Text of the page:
Tyson: Playing shortstop we're going to ask a lot and that's been the biggest thing for him. He's letting the errors weigh on him a little bit and he's never had to deal with that. In high school the game is a whole lot slower. He's done a real nice job improving on a lot of little things that are going to make him a much better ball player in the end. It's just one of those things where he hasn't had to deal with what he's had to deal with this season. He's never had to deal with hitting .240, he hasn't had to deal with having 40 errors, and again, it's a maturing process. He's going to have to learn how to take charge more often and be more of our leader at shortstop and that's tough for a 19-year old, you're asking him to come in here and lead, talk to pitchers who are 26 [years old] - that's a tough job. Next year, though, there's going to be a lot more we expect from him and I think he's up for the task. I think you're going to see a slow year-to-year progression from him and hopefully he'll be a quality big league shortstop.
PinstripesPlus: Austin Romine seemed to smoking the ball for an extended period. He had the injury in the first half, but what have you seen from him in the second half?
Tyson: He still is [smoking the ball]. I'm very impressed with him. For me he's probably come the furthest of all of these players as far as off the field and on the field. He has matured a whole lot. He made some mistakes early off of the field as far as being late, little things. He set his priorities straight and he's been outstanding. His work ethic is out of this world and all of that kind of poured out on to the field throughout the season. In the beginning of the season he was hitting something like .360 before he got hurt, but you can ask him, it was a lot of cheap hits, a lot of flares, and just athletic Austin Jackson-like hits where he would flick hits out there and it wasn't real pretty. Over the season he's really come a long way at the plate just stabilizing his mechanics and being more balanced. Heck he was in the seven hole for me in the beginning of the year and now I've got him three-hole, four-hole. At his age, again like Montero, for him to hit .280 is a huge stepping stone for his development. And then behind the plate we're talking - we've still got some inconsistencies, but some days I've got scouts telling me he's going to be in the big leagues next year. While it's going to take longer than that because I've seen him 120 games, I'm convinced that he's got a chance to take over.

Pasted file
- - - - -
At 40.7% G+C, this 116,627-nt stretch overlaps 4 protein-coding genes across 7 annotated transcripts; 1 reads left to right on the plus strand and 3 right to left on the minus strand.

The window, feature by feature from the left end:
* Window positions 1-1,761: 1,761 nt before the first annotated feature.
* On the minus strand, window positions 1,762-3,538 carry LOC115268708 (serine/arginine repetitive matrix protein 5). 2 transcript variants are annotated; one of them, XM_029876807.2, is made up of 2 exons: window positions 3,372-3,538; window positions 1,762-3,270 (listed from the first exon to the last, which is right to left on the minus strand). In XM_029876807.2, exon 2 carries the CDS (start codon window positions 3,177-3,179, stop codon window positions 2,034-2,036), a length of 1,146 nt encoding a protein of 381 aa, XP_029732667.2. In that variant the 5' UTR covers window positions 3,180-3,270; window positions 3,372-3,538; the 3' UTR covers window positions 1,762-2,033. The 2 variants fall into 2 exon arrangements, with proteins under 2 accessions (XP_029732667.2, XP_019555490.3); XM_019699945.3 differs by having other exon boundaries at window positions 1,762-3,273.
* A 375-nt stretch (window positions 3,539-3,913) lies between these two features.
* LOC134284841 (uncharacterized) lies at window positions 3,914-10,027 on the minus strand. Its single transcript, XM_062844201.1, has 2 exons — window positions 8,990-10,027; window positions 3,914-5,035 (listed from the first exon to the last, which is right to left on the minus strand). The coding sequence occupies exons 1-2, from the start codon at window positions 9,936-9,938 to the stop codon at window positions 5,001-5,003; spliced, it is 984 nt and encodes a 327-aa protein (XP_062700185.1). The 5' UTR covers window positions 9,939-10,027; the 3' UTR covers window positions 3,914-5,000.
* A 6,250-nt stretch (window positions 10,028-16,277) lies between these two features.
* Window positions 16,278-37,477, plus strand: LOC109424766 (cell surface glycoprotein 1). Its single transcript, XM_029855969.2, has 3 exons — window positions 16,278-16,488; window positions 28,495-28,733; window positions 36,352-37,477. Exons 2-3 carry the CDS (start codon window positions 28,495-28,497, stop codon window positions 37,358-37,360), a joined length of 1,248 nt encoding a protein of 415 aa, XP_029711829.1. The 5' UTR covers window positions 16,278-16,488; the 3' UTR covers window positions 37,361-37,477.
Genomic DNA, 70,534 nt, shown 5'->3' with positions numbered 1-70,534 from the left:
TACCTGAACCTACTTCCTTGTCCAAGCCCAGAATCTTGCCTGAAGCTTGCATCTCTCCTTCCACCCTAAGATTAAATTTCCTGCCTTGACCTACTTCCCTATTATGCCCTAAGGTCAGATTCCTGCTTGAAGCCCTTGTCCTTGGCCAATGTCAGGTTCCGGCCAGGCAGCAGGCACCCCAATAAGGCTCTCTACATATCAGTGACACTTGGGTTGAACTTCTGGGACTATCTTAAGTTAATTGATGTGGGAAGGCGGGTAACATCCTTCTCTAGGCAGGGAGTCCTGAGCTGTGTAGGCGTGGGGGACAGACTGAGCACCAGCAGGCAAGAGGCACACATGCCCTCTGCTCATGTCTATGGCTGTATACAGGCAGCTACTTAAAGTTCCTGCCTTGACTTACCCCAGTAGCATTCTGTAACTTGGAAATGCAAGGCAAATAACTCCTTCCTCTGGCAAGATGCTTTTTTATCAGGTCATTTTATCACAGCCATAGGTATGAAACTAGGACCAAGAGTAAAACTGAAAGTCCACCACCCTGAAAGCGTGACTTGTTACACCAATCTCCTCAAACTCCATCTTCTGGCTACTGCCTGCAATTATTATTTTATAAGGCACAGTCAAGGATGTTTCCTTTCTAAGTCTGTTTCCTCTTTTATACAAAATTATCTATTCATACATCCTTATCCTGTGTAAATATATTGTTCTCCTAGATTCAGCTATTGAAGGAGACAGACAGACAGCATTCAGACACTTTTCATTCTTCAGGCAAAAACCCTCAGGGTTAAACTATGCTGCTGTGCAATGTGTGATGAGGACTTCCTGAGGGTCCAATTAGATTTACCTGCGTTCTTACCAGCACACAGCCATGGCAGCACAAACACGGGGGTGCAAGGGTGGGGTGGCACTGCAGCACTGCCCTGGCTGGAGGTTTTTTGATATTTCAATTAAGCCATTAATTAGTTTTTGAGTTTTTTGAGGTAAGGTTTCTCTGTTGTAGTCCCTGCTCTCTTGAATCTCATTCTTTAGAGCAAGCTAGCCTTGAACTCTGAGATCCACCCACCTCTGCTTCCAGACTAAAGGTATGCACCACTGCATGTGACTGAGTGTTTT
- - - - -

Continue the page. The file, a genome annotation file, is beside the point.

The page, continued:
PinstripesPlus: Like Romine, Bradley Suttle has missed some significant time this year but the numbers have been pretty good. What are your thoughts on him?
Tyson: No they've been very good. This is a guy who, again, was hitting pretty well before he got hurt at the beginning of the year but it was a lot dinkers and flares. Now he's just absolutely murdering the ball. He's lining out deep or flying out to the [warning] track at least once a game so he could easily be hitting well over .300 as well. If you look at his power numbers compared to at-bats, he'd be leading our team in extra-base hits if he was consistently here the whole season. The ceiling for him - he's the type of guy that makes Greg Colbrunn, Henry Mercedes and I - he'll hit a ball and we'll all look at each other and be like, 'oh my gosh'. There's just something extra special about him. He makes it look so easy and the impact is just so incredible when he does [impact the ball]. Defensively he's a stud as well. We're all pretty high on him. We're hoping by the end of next season he'll be in Double-A and excelling in Double-A.
PinstripesPlus: Justin Snyder obviously has the fantastic plate discipline. What do you think is the next step in his development?